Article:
Russia’s headway in the Balkans
While the world was preoccupied with the presidential election in the United States, two others took place in Southeastern Europe. In both countries – Bulgaria and Moldova – pro-Russian candidates won. The victories play into Moscow’s hands. For some 200 years, Russia’s strategy has been to gain access to the Mediterranean through a system of alliances in the Balkans. The leadership in the Kremlin continues this strategy today.
Traditionally, the region is where the interests of Russia, Turkey and Europe (before World War I the Habsburg Empire) met – and clashed. Today Southeastern Europe is still somewhat unstable, meaning outside powers can still have an influence.
Moldova, a former Soviet republic, became a member of the European Union’s Eastern Partnership. The country’s government and prime minister are pro-EU, but its candidate lost the presidential elections to pro-Russian candidate Igor Dodon, mainly due to gigantic corruption scandals. Other reasons include the importance of remittances from Moldovans working in Russia and the damage caused by the sanctions against Moscow.
Major General Rumen Radev, a big critic of the West’s sanctions against Russia, won the presidential election in Bulgaria, the EU’s poorest member. Factors behind his victory might also include corruption and the damage to Bulgaria’s economy inflicted by the sanctions. However, another major factor was also the abandonment of the South Stream pipeline project due to EU regulations, which cost Bulgaria dearly. After the election, the country’s pro-European government resigned. New parliamentary elections will take place early next year.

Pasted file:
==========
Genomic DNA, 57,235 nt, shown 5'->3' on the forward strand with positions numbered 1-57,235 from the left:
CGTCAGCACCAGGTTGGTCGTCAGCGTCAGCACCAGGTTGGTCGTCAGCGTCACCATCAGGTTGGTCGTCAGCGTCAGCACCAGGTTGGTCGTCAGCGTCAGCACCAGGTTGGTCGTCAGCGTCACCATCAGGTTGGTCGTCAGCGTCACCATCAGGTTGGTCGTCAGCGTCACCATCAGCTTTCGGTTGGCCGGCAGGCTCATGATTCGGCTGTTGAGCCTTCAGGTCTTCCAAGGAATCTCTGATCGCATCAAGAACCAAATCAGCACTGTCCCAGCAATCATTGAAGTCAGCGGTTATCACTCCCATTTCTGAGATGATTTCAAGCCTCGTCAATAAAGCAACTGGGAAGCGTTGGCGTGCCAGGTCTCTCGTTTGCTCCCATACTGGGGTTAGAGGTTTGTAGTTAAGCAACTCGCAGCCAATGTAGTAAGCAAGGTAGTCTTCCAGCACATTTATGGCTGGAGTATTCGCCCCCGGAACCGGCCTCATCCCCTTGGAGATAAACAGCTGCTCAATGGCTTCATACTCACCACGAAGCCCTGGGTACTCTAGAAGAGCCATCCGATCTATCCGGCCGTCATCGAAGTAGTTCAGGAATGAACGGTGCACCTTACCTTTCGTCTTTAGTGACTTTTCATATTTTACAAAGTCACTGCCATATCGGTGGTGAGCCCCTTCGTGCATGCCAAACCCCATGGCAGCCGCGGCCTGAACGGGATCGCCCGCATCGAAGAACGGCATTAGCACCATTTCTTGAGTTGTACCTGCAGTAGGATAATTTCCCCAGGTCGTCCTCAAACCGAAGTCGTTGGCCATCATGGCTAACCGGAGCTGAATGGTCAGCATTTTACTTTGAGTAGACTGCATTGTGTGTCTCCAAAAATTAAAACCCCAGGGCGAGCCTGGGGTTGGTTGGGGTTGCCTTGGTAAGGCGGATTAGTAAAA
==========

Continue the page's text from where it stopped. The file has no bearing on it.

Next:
Moscow’s growing influence
These events do not mean that Moldova will quit the Eastern Partnership or Bulgaria will leave the European Union. They can facilitate Russian influence, however.
If we look at the whole region, we see fertile ground for Moscow to gain sway. Many nations there do not harbor the distrust of Russia that is found in Poland or the Baltics. Some countries in Southeastern Europe – with the clear exception of the Albanians – have even considered Russia a protective power.
Russia is now likely to complete its sphere of influence in the region
Transnistria, a separatist part of Moldova, sandwiched between Moldova and Ukraine, considers itself a member of the Russian Federation (it formally asked to join in 2014). Serbia, a reluctant EU accession candidate, is open to Russian partnership. The Serbian Orthodox Church has close ties to the Russian Orthodox Church and holds significant influence in both Serbian and Macedonian politics. There is a risk of violent conflict in Macedonia, which is ethnically split between Macedonians and Albanians. Greece’s insistence on blocking it from joining the EU could drive Macedonia into the arms of Serbia, and finally Russia. Greece itself is shaky both politically and economically, and has made its own overtures toward Russia.
Russia is now likely to complete its sphere of influence in the region, from the Adriatic Sea and the Balkans down to the Eastern Mediterranean, where Moscow already has a strong foothold through its involvement in Syria and the presence of its only aircraft carrier. Turkey, a pillar of NATO, is now prioritizing its own interests, which do not always align anymore with those of the U.S. or Europe. All of this is also likely to strengthen Russia's position in the Black Sea.
The result is a new situation in the Balkans, the Eastern Mediterranean, the Black Sea region and the Middle East. It is a clear case of how events can have a ripple effect throughout an entire region.